During the 19th century, Santorini experienced strong industrial growth. Messaria became the center of industrial development on the island thanks to factories such as the Markezinis Knitting Factory and the alcohol factory (kanava) of Antonios Venetsanos, with its three arches in a row, in the center of town, next to the mansion of Saliveros. The alcohol factory building, with its tall, well preserved smokestack, has been declared a historical landmark and is considered a monument to the newer trades in the Modern Greek period.
However, what characterized the industrial history of the island was the processing of the very sweet and distinctive Santorini tomato. For many years this and the wineries provided the most important sources of income for the island’s residents.
The famous Santorini cherry tomato arrived on the island in the last half of the 19th century. There are two versions of the story of its introduction to the island. One claims that the first seeds were brought to Santorini by Italian Catholic monks, while the other asserts that they came from Suez when the canal was being built (1859 - 1869), as large quantities of soil from Santorini were used during that project, and there was frequent communication with the island. The production of the chrysomilo, or golden apple, as they called it (in an exact translation of the Italian description “pomod 'oro”), developed especially after 1917. At that time, because of the Russian Revolution, there was a decrease in exports of the famous Vinsanto wine to Russia, where it had been used as the Holy Communion wine for the Tsars. Increased production of tomato products led to industrialization, and so after the war nine (9) tomato processing factories were active in Santorini.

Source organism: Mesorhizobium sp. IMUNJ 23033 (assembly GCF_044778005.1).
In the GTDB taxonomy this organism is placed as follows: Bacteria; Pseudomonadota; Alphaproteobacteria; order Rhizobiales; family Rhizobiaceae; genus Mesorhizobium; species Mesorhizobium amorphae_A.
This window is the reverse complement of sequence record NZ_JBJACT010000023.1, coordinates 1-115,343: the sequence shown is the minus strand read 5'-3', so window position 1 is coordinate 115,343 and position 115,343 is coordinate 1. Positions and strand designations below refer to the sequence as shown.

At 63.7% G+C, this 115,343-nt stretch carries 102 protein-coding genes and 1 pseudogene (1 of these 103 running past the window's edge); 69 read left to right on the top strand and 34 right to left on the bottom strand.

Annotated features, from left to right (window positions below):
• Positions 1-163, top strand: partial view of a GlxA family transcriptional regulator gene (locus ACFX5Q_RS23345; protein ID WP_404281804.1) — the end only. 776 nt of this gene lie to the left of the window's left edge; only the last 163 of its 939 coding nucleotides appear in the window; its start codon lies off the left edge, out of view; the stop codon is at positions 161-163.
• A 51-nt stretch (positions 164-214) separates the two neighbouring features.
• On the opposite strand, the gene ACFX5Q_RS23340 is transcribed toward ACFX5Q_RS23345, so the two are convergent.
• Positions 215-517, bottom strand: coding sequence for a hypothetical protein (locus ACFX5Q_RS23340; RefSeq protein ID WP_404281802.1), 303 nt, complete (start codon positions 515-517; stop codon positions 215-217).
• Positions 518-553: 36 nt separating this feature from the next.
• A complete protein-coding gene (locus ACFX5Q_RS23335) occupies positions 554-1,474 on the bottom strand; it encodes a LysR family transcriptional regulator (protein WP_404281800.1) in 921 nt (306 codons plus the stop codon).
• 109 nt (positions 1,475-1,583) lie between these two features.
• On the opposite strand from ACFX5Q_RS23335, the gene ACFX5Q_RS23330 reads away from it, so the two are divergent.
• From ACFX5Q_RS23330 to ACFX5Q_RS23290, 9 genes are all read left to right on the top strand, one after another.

To learn more about the industrial history of the tomato in Santorini, we highly recommend that you visit the factory - museum of G. Nomikos in Vlychada, on the southern tip of the island. The historic factory of Vlychada has now been converted into an Industrial Museum which offers guided tours and a space for art and events.
Dimitrios Nomikos started producing tomato paste in a preindustrial plant in Messaria in 1915. In 1922, he built one of the first canning factories, the most modern for its time, in Monolithos. In 1945 his son, George Nomikos, built a factory in Vlychada which lacked a roof during its first years, but then evolved into the most modern plant of its kind for its time. In 1971 the factory began exporting its products, and the company also expanded into mainland Greece with a factory in Aliartos, Voiotia which is still processing tomatoes today. Production stopped at the Santorini factories after 1981, when the company opened a second factory in Domokos, Fthiotis that is also still in business.
The tomato factory of D. Nomikos was built near the beach of Monolithos in the early 1920s with D. Manoudakis and K. Nomikos, who later left the business. This factory is a unique example of the industrial architecture of that period.
Close to the old tomato factory of D. Nomikos near Monolithos Beach, we find the cannery of the Union of Santorini Cooperatives Santo, which was constructed in the 1950s and is the only tomato processing factory in Santorini which is still producing today.
An interesting example of another old tomato processing plant with a well-preserved smokestack is the factory of Efstathios Kanakaris in Exo Gialos, which began production during the German occupation.